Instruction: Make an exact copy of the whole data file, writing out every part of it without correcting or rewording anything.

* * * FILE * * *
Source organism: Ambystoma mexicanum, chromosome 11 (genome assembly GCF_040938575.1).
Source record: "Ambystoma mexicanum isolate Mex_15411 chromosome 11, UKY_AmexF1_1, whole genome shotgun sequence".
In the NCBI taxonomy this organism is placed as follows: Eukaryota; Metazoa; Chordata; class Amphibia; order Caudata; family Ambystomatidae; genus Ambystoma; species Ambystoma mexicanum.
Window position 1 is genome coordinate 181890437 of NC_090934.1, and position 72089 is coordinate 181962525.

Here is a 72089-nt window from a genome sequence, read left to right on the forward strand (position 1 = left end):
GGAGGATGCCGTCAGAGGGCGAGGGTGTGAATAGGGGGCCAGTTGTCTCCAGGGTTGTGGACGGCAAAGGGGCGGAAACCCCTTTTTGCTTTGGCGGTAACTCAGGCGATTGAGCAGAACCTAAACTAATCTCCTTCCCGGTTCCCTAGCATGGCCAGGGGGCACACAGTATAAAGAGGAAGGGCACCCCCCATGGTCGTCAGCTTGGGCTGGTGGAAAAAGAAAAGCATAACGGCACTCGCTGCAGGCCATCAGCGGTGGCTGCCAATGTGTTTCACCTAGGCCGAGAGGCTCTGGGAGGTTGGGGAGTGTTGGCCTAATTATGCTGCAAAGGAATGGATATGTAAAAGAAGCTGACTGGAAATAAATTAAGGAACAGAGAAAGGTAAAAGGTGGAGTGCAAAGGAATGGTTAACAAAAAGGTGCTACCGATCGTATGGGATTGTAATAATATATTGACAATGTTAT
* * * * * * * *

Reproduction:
Source organism: Ambystoma mexicanum, chromosome 11 (genome assembly GCF_040938575.1).
Source record: "Ambystoma mexicanum isolate Mex_15411 chromosome 11, UKY_AmexF1_1, whole genome shotgun sequence".
In the NCBI taxonomy this organism is placed as follows: Eukaryota; Metazoa; Chordata; class Amphibia; order Caudata; family Ambystomatidae; genus Ambystoma; species Ambystoma mexicanum.
Window position 1 is genome coordinate 181890437 of NC_090934.1, and position 72089 is coordinate 181962525.

Here is a 72089-nt window from a genome sequence, read left to right on the forward strand (position 1 = left end):
GGAGGATGCCGTCAGAGGGCGAGGGTGTGAATAGGGGGCCAGTTGTCTCCAGGGTTGTGGACGGCAAAGGGGCGGAAACCCCTTTTTGCTTTGGCGGTAACTCAGGCGATTGAGCAGAACCTAAACTAATCTCCTTCCCGGTTCCCTAGCATGGCCAGGGGGCACACAGTATAAAGAGGAAGGGCACCCCCCATGGTCGTCAGCTTGGGCTGGTGGAAAAAGAAAAGCATAACGGCACTCGCTGCAGGCCATCAGCGGTGGCTGCCAATGTGTTTCACCTAGGCCGAGAGGCTCTGGGAGGTTGGGGAGTGTTGGCCTAATTATGCTGCAAAGGAATGGATATGTAAAAGAAGCTGACTGGAAATAAATTAAGGAACAGAGAAAGGTAAAAGGTGGAGTGCAAAGGAATGGTTAACAAAAAGGTGCTACCGATCGTATGGGATTGTAATAATATATTGACAATGTTAT